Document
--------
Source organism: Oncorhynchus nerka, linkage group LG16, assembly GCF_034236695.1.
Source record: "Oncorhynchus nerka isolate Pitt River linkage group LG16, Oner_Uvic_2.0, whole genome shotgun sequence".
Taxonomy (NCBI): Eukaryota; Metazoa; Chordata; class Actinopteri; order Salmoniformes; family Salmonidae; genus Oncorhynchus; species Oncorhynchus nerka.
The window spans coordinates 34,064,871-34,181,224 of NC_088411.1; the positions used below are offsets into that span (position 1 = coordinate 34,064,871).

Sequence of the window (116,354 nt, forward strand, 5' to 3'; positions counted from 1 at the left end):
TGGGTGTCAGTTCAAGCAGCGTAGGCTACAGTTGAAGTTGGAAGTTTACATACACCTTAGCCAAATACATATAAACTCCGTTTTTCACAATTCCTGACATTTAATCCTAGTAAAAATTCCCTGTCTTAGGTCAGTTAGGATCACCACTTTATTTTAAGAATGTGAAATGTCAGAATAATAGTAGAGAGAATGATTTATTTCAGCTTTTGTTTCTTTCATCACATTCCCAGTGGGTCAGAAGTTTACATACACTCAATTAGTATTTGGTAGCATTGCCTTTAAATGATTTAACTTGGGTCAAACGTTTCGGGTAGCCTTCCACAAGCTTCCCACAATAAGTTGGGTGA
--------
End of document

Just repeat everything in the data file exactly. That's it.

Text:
Source organism: Oncorhynchus nerka, linkage group LG16, assembly GCF_034236695.1.
Source record: "Oncorhynchus nerka isolate Pitt River linkage group LG16, Oner_Uvic_2.0, whole genome shotgun sequence".
Taxonomy (NCBI): Eukaryota; Metazoa; Chordata; class Actinopteri; order Salmoniformes; family Salmonidae; genus Oncorhynchus; species Oncorhynchus nerka.
The window spans coordinates 34,064,871-34,181,224 of NC_088411.1; the positions used below are offsets into that span (position 1 = coordinate 34,064,871).

Sequence of the window (116,354 nt, forward strand, 5' to 3'; positions counted from 1 at the left end):
TGGGTGTCAGTTCAAGCAGCGTAGGCTACAGTTGAAGTTGGAAGTTTACATACACCTTAGCCAAATACATATAAACTCCGTTTTTCACAATTCCTGACATTTAATCCTAGTAAAAATTCCCTGTCTTAGGTCAGTTAGGATCACCACTTTATTTTAAGAATGTGAAATGTCAGAATAATAGTAGAGAGAATGATTTATTTCAGCTTTTGTTTCTTTCATCACATTCCCAGTGGGTCAGAAGTTTACATACACTCAATTAGTATTTGGTAGCATTGCCTTTAAATGATTTAACTTGGGTCAAACGTTTCGGGTAGCCTTCCACAAGCTTCCCACAATAAGTTGGGTGA